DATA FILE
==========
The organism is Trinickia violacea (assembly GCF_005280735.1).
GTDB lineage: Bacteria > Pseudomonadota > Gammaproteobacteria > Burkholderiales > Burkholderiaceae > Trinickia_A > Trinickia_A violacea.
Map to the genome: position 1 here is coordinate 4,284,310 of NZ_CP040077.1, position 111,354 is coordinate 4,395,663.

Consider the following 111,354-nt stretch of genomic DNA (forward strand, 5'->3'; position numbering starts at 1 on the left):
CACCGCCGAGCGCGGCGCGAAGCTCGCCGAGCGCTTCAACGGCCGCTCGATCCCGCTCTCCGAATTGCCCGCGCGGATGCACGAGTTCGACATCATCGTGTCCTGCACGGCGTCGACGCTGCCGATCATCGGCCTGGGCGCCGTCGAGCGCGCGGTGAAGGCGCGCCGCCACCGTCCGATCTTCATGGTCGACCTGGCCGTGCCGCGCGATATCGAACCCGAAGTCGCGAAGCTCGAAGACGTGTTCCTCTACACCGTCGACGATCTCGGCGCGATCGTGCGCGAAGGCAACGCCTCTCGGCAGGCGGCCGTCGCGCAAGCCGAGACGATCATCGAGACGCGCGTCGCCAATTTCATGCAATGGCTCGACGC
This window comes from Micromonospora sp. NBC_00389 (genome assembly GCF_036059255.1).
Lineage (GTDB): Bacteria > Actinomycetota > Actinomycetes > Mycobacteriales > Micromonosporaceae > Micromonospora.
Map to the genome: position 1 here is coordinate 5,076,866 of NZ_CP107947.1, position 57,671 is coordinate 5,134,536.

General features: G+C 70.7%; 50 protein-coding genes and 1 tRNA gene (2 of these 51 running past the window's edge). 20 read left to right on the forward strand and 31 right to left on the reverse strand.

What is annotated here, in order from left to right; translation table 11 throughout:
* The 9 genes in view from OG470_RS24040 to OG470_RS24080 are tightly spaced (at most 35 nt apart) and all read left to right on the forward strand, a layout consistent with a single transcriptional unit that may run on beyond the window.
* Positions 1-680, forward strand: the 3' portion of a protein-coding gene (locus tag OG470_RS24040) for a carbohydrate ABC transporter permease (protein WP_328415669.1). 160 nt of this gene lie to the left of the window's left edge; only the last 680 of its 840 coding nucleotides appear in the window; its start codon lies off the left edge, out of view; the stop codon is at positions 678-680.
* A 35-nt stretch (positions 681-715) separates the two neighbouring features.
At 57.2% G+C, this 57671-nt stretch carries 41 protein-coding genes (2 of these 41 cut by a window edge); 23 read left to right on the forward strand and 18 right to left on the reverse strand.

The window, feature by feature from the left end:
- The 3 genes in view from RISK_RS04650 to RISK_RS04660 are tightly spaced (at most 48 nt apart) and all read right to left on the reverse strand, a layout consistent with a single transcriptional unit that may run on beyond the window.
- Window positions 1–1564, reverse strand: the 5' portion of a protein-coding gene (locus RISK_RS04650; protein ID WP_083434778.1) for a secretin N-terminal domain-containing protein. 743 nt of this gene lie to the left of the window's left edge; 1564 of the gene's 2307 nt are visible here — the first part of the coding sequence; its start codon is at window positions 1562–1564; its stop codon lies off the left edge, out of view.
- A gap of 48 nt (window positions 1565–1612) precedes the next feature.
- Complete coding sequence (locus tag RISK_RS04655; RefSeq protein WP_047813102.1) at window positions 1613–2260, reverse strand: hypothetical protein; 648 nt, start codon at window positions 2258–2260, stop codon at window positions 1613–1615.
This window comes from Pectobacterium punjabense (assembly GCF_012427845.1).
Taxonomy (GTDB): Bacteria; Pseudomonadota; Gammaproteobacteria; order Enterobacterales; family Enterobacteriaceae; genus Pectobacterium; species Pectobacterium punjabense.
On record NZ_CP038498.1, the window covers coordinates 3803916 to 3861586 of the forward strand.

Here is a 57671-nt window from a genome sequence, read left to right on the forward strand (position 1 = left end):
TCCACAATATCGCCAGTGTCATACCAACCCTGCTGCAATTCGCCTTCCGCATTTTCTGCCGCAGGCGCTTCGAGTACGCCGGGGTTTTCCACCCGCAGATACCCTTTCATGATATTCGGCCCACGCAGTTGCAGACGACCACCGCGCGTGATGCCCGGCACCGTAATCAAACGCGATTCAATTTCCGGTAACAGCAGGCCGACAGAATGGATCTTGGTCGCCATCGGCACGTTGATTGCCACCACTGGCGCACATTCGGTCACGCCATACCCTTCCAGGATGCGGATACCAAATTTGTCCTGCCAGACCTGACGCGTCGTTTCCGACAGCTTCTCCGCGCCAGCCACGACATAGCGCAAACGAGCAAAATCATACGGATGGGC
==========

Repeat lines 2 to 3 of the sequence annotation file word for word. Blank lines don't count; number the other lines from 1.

GTDB lineage: Bacteria > Pseudomonadota > Gammaproteobacteria > Burkholderiales > Burkholderiaceae > Trinickia_A > Trinickia_A violacea.
Map to the genome: position 1 here is coordinate 4,284,310 of NZ_CP040077.1, position 111,354 is coordinate 4,395,663.